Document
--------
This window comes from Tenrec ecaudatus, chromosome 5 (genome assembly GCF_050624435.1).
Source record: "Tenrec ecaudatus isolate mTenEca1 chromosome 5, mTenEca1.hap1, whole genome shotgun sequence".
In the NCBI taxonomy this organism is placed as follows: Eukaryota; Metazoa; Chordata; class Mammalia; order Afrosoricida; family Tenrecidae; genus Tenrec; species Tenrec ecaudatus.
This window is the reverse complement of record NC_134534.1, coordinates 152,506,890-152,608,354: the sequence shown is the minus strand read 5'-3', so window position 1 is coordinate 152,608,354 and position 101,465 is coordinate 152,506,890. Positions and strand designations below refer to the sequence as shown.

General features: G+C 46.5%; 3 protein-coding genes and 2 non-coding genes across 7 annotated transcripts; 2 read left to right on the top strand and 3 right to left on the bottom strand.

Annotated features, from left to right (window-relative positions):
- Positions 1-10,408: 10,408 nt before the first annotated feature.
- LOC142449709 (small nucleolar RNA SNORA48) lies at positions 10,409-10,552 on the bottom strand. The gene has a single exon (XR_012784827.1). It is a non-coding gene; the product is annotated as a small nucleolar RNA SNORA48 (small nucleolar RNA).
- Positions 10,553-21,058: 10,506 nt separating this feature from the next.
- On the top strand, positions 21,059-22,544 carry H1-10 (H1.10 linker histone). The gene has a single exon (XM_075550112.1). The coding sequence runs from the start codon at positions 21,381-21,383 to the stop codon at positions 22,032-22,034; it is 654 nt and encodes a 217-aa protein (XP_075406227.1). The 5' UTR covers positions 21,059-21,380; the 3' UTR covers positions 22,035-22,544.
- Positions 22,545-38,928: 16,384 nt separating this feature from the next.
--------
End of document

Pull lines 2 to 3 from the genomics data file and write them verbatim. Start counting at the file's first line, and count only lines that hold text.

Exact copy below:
Source record: "Tenrec ecaudatus isolate mTenEca1 chromosome 5, mTenEca1.hap1, whole genome shotgun sequence".
In the NCBI taxonomy this organism is placed as follows: Eukaryota; Metazoa; Chordata; class Mammalia; order Afrosoricida; family Tenrecidae; genus Tenrec; species Tenrec ecaudatus.